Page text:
THE PEACE RIVER COUNTRY, PAST,
PRESENT AND FUTURE
AN ADDRESS BY RT. REV. E. F. ROBINS, D.D., PEACE
21st February, 1929
PRESIDENT EAYRS introduced the speaker, who said
I am pleased to know that a large map has been provided so that you may envision the Peace River Country about which I am to speak to you. I live at this point, where the Smoky River joins the Peace. I have been in that country for twenty years this year. If I speak in terms of the Diocese I must be forgiven, because I think in terms of the Diocese more generally. The Peace River watershed flows northward into the great Mackenzie River, and from my little home on the banks of the Peace River I look every day on the point of land where Mackenzie made his camp, shortly before the year 1800, and before he set out into the great north on his voyage to disvover the North West Passage. He was so greviously disappointed with the river which he did find -which now bears his noble name, Mackenzie-that he called the river Desolution, or Disappointment, because it had not revealed the great object of his journey. The rivers of all the country north of this point flow into the Arctic, while those south of that line flow into Hudson Bay; and the watershed of the Peace is practically comprised in about this area. Here is the Athabasca River; here is the Peace River; my home is practically due north of Revelstoke, B.C., and away south of me are the foothills of the Selkirk Range, which lie to the west of the Rocky Range. That will give you an idea of the distance west. When I am at home I am about 800 miles north of the latitude of the city of Toronto, and in the heart of the grain-growing country of the Peace River. We can grow grain 200 miles north of that. Last year approximately 1,000,000 acres of land were made over in the Peace River watershed to about 6,000 homesteaders-I have the exact figures up to 5,042 from two land offices.
People ask me if the country will bear such an amount of settlement. I anticipate it will bear it for at least another twenty years at that rate, and still we shall have some to spare. In saying that I am only speaking of the development of the land as a farmer's land. I cannot speak from the standpoint of lumbering, manufacturing or mining, for up to the present time the main development of the north has been agricultural.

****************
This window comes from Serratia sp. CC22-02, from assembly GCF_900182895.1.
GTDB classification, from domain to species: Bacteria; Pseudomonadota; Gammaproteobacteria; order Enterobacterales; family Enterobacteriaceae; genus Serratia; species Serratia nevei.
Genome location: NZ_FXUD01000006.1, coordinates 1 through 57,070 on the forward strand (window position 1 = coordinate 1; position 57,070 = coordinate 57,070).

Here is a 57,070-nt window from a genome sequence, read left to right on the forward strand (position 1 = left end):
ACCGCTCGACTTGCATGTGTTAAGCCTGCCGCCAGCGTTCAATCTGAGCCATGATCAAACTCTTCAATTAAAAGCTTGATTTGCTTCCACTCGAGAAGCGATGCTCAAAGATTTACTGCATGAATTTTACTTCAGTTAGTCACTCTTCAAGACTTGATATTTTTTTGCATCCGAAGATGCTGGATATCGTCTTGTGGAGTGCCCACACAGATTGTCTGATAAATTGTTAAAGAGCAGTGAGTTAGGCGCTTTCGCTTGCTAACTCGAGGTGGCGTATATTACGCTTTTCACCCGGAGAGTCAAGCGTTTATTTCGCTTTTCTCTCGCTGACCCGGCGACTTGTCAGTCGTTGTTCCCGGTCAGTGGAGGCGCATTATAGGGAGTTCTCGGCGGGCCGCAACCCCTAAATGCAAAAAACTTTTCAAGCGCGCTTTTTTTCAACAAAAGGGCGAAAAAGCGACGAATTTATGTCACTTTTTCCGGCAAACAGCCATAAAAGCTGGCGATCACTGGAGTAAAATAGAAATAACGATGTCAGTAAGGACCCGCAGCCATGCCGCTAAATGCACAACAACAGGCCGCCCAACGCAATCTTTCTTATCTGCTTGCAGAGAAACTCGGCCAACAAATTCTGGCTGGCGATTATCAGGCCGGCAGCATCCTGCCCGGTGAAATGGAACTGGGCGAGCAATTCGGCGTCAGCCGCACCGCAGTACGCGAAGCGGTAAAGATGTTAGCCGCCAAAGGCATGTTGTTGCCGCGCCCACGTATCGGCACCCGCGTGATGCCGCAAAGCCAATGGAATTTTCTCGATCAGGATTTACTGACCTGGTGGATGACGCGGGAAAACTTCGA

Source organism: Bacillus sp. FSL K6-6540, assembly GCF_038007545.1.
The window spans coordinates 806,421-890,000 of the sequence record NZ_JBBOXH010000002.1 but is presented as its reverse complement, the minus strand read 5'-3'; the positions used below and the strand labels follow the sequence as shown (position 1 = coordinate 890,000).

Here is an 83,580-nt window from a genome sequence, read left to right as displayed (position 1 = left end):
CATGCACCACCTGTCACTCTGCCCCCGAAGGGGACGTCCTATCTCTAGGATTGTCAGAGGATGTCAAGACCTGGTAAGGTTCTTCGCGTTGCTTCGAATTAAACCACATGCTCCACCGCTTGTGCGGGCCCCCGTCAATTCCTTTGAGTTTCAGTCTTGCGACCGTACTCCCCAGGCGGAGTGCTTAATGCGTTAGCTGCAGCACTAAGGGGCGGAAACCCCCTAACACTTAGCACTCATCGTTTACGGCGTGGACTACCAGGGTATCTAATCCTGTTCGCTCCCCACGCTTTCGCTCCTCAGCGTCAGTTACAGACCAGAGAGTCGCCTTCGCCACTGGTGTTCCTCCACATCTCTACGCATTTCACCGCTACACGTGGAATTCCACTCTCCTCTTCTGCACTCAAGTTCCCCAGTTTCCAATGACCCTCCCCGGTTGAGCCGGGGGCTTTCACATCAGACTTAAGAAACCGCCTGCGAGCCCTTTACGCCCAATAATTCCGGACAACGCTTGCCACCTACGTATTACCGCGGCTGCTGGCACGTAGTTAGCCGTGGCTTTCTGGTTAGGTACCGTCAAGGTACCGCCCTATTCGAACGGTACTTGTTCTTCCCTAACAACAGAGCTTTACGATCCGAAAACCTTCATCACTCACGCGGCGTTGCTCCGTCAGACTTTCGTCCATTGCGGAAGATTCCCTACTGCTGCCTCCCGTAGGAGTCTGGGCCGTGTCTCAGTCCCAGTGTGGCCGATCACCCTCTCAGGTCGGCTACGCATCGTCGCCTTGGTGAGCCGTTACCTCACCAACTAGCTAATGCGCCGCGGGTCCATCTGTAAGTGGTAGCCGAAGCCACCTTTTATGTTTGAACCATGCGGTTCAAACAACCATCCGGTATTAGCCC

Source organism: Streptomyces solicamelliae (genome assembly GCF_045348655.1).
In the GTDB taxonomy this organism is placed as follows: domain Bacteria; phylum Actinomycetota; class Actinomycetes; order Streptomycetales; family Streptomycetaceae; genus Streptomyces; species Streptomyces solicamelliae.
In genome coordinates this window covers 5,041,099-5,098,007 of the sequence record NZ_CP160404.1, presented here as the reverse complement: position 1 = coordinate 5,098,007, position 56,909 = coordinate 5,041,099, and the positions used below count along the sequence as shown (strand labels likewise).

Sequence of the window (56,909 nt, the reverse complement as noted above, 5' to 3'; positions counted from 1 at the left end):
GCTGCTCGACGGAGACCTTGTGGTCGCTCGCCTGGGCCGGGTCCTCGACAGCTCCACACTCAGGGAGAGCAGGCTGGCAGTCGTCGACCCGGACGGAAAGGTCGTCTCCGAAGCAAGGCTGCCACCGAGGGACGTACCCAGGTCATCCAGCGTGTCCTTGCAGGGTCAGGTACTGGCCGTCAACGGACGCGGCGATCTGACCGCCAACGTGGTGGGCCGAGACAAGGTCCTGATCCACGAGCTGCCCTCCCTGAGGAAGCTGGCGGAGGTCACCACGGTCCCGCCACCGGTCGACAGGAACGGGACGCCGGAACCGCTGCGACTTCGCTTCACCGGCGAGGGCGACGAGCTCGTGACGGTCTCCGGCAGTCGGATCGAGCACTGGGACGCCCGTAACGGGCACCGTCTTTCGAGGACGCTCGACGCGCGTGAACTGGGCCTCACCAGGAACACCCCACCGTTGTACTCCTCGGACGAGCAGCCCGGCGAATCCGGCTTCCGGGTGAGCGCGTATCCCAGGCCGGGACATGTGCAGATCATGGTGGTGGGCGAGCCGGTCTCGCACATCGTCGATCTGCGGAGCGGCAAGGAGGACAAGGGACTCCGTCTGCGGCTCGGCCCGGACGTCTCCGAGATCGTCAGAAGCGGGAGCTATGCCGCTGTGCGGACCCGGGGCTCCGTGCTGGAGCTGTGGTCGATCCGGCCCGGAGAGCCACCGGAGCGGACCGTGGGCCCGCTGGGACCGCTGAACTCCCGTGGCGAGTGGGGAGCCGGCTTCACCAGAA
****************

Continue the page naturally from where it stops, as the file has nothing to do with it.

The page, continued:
I am asked to speak to the Empire Club of Canada. I like to repeat the name of your club, it seems to express so much, does it not-the Empire Club? (Applause.) I find that I am being introduced to audiences as the Apostle of the Peace River, and I shall be very grateful if such a name may ever be mine. I am to speak to you of the Peace River, Past, Present and Future.
The past was a history which had known no alteration from before the record of time until about the period when it came into my path of privilege and duty to go and give my life, as far as I could, for the need of the north which was just beginning to appear. I loved my vicarage in England, but I had not the heart to say to my young men and others in England who were dear to us"Go to Canada!" while I remained behind. So I felt that it was my duty also to go to Canada; and Canada gave me such a kind and generous welcome-which is maintained in this hour when I am speaking to the Empire Club of Canada-that I shall ever regard it as amongst the best and highest and most inestimable privileges of a life that has not been altogether uneventful.
Twenty years ago I found there only the Indian population. Any change that was to be had hardly begun to appear; and in speaking of the past the Indians must be entirely in my mind in regard to the population of that north country. In my Diocese, which covers approximately 200,000 square miles, embracing all the watersheds of the Athabasca and Peace Rivers, there was but the Indian population. It is made up of different tribes and languages-Cree, Beaver, Slavi, Chippewyan-and they were scattered about in different groups in that great north land of forests, lakes, mountains, and prairies. The size of my Diocese is comparable to an area running west from Montreal to London, Ontario, and going north from about this southern latitude up towards James Bay. In such an immensity of space you would expect to find a great variety of topography, and in every other respect, and it was so in that north country.
The highways of those days were the Indian trails, and the methods of travel could only be those of the Indian. There was no other possibility. In those early days we traversed the waters of these great rivers, and my wife did it all with me(Cheers)-and she bears the name of one of the greatest travellers in the north. She has had every kind of experience, for she used to travel with me 1,000 miles a year in those early days, camping in a fresh place for almost every meal. We learned the use of the axe in the remote days which seem to us so long ago, but which are easily within the last twenty years of life. We had to look for Indians to take with us, for no white man knew the way, and no one with any wisdom would have dreamt of attempting alone those mighty rapids of the Athabasca River. The Lord Bishop of Mackenzie River, who is seated with us today, will recollect the thrill of those rapids. Those rivers and remote northern trails could only be traversed with the aid of an Indian guide, to whom alone the country in those days was familiar.